An estimated total global audience of 800 million tuned in to watch Michael Schumacher win his seventh F1 title this year.
This was a 6% increase on last year's cumulative season audience, but with the addition of two new grand prix in 2004 - in Bahrain and China - the average audience per race actually fell by 6%.
While the Bahrain Grand Prix attracted 55 million viewers, making it the second most popular of the season, the China race held in Shanghai was the second least popular with an audience of 32 million.
The UK-based marketing communication and media agency, Initiative, which has tracked F1 viewing throughout the season, puts this down to the large time difference between China and Europe, which contains 75% of F1's global audience.
The China Grand Prix kicked off in the early hours of a Sunday morning in core European markets; the Bahrain race was the usual Sunday afternoon affair.
According to Initiative, the challenge for F1 is how to increase its global appeal without losing audiences in its established markets such as Europe and South America, which have a long motor racing heritage, and thereby increasing F1's effectiveness for sponsors and advertisers.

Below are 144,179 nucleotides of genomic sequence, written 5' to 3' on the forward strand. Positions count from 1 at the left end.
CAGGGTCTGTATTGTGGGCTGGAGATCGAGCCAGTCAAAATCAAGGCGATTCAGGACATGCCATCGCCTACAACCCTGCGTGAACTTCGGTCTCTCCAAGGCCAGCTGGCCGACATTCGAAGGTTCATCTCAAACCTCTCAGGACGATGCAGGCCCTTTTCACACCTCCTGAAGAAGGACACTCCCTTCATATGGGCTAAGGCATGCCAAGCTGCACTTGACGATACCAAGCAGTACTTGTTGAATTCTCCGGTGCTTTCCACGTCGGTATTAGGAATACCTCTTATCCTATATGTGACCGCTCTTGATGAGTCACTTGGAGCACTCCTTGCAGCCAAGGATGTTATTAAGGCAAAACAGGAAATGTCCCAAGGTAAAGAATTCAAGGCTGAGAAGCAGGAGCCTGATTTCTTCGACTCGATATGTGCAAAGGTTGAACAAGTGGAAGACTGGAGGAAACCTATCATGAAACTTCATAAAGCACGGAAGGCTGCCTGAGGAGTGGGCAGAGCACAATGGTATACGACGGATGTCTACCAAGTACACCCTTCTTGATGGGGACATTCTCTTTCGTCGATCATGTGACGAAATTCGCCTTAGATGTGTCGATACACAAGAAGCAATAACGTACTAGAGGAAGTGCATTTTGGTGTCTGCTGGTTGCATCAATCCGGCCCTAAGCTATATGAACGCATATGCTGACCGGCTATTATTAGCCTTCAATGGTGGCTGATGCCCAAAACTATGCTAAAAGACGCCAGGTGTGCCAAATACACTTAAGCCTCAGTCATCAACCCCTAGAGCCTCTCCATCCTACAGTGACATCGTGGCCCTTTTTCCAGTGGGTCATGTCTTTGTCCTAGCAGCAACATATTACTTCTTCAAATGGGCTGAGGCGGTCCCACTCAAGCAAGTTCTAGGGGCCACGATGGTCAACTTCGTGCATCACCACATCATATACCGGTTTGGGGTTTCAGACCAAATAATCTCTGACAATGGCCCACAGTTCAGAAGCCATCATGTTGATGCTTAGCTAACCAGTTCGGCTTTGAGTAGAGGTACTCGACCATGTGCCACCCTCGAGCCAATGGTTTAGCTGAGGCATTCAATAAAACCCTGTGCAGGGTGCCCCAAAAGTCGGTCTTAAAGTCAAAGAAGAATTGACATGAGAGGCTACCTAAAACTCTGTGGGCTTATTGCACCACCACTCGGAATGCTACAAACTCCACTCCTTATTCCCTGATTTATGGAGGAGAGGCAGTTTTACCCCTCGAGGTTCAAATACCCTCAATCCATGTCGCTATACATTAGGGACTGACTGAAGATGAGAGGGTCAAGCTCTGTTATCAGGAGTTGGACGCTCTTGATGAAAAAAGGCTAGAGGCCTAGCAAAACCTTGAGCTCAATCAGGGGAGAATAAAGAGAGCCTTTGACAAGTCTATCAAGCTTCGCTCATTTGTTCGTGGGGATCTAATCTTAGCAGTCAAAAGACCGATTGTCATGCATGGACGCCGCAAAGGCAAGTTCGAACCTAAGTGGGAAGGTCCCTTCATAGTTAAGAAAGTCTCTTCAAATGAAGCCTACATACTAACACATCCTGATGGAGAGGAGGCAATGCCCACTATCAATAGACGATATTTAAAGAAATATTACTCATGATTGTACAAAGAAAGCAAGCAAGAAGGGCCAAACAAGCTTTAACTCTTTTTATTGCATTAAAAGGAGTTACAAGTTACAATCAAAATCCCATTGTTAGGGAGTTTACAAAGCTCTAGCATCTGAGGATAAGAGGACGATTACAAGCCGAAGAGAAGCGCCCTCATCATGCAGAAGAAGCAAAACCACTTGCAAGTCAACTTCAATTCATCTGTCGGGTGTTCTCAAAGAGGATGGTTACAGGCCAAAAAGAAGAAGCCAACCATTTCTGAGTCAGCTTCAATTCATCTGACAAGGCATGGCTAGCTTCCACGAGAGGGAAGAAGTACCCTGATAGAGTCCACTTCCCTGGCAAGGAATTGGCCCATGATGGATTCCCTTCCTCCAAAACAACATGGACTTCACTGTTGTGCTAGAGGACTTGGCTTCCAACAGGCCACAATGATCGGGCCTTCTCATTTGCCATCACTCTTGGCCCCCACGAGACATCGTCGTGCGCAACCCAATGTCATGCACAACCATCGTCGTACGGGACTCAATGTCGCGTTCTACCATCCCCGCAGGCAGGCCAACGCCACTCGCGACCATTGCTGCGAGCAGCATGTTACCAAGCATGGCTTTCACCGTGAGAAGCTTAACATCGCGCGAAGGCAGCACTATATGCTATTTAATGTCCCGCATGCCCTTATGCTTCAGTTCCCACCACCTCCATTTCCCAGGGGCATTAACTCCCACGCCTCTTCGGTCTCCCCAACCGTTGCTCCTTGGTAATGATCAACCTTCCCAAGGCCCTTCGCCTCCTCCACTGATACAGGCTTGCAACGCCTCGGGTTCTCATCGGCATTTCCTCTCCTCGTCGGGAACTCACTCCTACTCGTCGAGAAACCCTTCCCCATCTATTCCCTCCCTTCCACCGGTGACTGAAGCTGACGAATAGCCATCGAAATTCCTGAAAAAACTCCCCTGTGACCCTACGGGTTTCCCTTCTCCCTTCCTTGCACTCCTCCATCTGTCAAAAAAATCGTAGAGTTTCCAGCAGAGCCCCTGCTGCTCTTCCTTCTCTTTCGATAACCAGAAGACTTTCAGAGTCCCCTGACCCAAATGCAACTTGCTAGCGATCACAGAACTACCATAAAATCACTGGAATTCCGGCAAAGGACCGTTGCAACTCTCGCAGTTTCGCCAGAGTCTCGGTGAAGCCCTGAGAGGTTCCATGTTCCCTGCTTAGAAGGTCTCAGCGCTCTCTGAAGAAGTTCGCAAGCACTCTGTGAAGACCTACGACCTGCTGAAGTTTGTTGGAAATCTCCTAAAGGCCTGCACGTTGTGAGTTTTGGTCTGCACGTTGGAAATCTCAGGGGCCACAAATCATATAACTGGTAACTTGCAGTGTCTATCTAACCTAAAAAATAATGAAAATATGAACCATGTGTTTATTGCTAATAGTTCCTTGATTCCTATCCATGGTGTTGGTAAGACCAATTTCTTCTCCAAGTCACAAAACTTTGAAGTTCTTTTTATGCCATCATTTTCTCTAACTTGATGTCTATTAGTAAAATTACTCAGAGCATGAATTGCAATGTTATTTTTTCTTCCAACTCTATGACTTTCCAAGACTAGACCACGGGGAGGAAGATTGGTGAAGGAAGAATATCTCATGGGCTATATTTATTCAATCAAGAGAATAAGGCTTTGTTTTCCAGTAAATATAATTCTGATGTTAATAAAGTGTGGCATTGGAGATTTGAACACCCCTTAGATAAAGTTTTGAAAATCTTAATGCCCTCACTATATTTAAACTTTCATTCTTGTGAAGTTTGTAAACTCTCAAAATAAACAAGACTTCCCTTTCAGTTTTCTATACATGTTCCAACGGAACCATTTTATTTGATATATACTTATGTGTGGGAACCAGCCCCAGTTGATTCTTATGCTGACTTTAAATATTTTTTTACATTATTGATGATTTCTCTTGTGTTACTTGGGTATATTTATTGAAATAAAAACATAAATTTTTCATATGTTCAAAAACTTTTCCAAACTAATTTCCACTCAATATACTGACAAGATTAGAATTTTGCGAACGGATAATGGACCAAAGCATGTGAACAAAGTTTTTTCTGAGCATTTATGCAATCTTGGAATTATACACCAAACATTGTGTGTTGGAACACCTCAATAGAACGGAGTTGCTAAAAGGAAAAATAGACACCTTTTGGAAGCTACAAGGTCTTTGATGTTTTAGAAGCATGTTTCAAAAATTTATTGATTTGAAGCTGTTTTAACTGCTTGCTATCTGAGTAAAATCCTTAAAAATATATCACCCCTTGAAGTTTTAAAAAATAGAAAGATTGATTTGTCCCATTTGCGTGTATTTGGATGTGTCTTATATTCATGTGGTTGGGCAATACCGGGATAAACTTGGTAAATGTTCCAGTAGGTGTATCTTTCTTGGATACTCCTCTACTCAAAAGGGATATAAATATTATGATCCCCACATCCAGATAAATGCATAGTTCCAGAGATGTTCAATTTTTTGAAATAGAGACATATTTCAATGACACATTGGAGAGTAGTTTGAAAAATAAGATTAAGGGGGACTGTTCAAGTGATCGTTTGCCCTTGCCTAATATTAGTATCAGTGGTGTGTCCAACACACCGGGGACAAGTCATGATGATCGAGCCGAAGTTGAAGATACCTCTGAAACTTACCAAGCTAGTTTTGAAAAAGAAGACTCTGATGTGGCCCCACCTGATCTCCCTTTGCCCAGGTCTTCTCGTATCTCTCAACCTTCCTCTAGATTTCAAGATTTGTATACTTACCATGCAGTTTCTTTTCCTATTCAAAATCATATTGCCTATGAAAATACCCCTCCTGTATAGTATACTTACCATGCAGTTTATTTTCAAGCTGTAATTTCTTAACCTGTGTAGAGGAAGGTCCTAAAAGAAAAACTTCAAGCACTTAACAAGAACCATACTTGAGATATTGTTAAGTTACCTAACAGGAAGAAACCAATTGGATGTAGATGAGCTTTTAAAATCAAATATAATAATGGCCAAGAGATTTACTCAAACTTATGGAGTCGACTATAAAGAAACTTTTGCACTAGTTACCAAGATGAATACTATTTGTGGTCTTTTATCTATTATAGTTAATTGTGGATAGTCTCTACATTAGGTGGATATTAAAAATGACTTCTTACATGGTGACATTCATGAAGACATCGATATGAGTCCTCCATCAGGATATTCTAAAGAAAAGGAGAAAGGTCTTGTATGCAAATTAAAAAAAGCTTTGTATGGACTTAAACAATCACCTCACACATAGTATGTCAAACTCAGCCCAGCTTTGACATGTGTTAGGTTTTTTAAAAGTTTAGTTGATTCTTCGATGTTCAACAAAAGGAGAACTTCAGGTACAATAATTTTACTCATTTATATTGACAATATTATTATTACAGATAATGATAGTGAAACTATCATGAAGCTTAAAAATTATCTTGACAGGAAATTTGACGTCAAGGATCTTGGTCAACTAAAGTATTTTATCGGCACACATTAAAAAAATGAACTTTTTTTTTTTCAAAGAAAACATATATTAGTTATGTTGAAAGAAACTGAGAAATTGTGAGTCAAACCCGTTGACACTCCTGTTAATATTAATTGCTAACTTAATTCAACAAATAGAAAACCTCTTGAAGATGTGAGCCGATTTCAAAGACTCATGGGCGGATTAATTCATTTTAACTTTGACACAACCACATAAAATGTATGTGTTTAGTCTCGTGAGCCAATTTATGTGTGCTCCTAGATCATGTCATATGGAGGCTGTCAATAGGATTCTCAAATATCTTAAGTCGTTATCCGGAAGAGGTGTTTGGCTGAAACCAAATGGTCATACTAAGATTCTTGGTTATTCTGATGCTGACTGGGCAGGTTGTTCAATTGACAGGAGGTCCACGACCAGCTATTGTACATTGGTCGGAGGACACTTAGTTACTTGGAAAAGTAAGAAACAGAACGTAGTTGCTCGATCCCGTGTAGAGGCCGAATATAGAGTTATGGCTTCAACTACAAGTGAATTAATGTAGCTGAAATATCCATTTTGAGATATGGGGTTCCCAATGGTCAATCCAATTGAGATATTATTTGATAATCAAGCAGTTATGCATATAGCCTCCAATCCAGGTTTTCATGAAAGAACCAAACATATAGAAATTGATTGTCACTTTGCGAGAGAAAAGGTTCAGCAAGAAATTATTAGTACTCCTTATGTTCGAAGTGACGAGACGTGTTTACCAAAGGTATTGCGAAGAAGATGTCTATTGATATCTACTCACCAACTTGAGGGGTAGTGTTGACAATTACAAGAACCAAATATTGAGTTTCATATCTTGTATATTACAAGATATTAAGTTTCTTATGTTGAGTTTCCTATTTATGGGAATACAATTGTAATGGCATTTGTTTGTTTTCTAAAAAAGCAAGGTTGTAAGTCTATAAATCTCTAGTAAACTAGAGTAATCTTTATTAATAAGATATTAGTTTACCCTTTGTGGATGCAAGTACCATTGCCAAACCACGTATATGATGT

Initiative stresses the importance of the "hero factor" in motor racing, using the examples of the successes of the drivers Fernando Alonso, Zsolt Baumgartner and Takuma Soto on the marked increase on F1 viewership in their home countries - Spain, Hungary and Japan respectively.
Spain now has the fifth-largest F1 audience globally, after Alonso finished fourth in the 2004 Drivers' Championship as part of the Renault team.
The presence of a local hero brings in marginal viewers who are rooting for their man, whether he consistently gets on the podium or not, getting them more engaged in the sport and leading them to share their F1 experiences and extend the F1 brand in the process.
Initiative believes F1 has the potential to be the world's most popular annual TV event.
By Martin Hemming